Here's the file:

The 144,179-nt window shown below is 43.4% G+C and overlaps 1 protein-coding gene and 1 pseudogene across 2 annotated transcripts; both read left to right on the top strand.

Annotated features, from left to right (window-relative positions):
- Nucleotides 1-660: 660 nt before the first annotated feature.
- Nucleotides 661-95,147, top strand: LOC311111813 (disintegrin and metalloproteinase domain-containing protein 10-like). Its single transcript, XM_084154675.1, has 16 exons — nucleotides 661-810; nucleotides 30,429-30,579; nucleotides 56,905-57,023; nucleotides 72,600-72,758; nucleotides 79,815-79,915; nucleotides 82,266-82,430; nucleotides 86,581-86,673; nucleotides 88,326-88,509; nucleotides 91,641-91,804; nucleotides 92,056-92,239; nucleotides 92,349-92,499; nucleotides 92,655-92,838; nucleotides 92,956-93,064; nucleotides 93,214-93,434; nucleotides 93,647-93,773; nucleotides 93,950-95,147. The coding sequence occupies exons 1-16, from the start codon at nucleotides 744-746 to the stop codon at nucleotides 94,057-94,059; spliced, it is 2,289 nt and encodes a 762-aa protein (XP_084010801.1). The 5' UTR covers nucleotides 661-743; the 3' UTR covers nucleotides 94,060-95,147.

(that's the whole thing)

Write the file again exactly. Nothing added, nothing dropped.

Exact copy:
The 144,179-nt window shown below is 43.4% G+C and overlaps 1 protein-coding gene and 1 pseudogene across 2 annotated transcripts; both read left to right on the top strand.

Annotated features, from left to right (window-relative positions):
- Nucleotides 1-660: 660 nt before the first annotated feature.
- Nucleotides 661-95,147, top strand: LOC311111813 (disintegrin and metalloproteinase domain-containing protein 10-like). Its single transcript, XM_084154675.1, has 16 exons — nucleotides 661-810; nucleotides 30,429-30,579; nucleotides 56,905-57,023; nucleotides 72,600-72,758; nucleotides 79,815-79,915; nucleotides 82,266-82,430; nucleotides 86,581-86,673; nucleotides 88,326-88,509; nucleotides 91,641-91,804; nucleotides 92,056-92,239; nucleotides 92,349-92,499; nucleotides 92,655-92,838; nucleotides 92,956-93,064; nucleotides 93,214-93,434; nucleotides 93,647-93,773; nucleotides 93,950-95,147. The coding sequence occupies exons 1-16, from the start codon at nucleotides 744-746 to the stop codon at nucleotides 94,057-94,059; spliced, it is 2,289 nt and encodes a 762-aa protein (XP_084010801.1). The 5' UTR covers nucleotides 661-743; the 3' UTR covers nucleotides 94,060-95,147.